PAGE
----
Add parallel Print Page Options

16 Why do you look with grudging and envy, you many-peaked mountains, at the mountain [of the city called Zion] which God has desired for His dwelling place? Yes, the Lord will dwell in it forever.

17 The chariots of God are twenty thousand, even thousands upon thousands. The Lord is among them as He was in Sinai, [so also] in the Holy Place (the sanctuary in Jerusalem).

18 [a]You have ascended on high. You have led away captive a train of vanquished foes; You have received gifts of men, yes, of the rebellious also, that the Lord God might dwell there with them.(A)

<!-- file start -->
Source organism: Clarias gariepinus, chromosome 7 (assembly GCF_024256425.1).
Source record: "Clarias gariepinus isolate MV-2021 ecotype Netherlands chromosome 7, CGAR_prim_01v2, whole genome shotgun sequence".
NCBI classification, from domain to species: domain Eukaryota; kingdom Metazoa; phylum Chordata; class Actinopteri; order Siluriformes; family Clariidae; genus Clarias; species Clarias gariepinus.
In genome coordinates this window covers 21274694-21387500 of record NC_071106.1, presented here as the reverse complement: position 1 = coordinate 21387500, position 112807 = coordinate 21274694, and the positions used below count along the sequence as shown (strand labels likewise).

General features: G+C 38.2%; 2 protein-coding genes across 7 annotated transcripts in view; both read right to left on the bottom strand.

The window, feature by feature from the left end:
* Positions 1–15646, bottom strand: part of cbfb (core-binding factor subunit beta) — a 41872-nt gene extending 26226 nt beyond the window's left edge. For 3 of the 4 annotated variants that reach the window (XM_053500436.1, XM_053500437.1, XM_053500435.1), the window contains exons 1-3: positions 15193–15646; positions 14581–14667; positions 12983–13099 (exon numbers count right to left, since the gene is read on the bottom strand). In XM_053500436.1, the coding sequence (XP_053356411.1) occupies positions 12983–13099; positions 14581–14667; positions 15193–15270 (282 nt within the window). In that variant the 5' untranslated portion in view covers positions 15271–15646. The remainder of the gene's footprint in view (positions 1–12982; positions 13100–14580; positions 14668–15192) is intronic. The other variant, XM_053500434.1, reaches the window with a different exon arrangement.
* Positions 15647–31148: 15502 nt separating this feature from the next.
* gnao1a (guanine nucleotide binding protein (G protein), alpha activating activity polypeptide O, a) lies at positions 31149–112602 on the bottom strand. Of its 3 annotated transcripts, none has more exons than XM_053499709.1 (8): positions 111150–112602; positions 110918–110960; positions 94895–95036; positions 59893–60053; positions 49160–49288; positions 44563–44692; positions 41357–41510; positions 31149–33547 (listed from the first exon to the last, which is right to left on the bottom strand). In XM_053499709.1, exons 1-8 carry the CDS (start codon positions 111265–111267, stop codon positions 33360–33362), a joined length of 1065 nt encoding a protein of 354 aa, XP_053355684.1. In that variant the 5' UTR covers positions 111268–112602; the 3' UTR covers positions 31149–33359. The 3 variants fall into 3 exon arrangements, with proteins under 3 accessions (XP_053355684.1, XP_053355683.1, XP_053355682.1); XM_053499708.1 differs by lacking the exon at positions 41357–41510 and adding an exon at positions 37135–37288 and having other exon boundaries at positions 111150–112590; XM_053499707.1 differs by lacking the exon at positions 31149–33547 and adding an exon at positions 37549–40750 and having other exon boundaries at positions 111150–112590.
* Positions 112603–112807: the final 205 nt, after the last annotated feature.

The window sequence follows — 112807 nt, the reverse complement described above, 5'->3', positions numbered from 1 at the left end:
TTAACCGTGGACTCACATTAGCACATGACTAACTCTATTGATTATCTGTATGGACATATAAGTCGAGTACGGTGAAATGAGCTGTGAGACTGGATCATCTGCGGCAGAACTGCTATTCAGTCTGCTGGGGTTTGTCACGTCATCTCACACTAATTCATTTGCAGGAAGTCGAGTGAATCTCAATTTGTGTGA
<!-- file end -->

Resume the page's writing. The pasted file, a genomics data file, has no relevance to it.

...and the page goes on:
Read full chapter

Footnotes

  1. Psalm 68:18 David sang of the ark of the covenant, which after a great victory was transferred or brought back to Zion. In this fact he sees the principle of the history of the kingdom of God appearing in ever-widening circles and nobler manner. The earthly celebration of victory in battle, with the processional bearing of the ark into the temple, is to him a type of the method and course of the Messiah’s kingdom, i.e., the certain triumph of God’s kingdom and Christ’s ascension to His place of enthronement. So the apostle Paul (in Eph. 4:8) is perfectly justified in finding the psalmist’s eye directed toward Christ, and so interpreting it. The “on high” in the psalm is first of all Mount Zion, but this is a type of heaven, as Paul makes clear (J.P. Lange, A Commentary).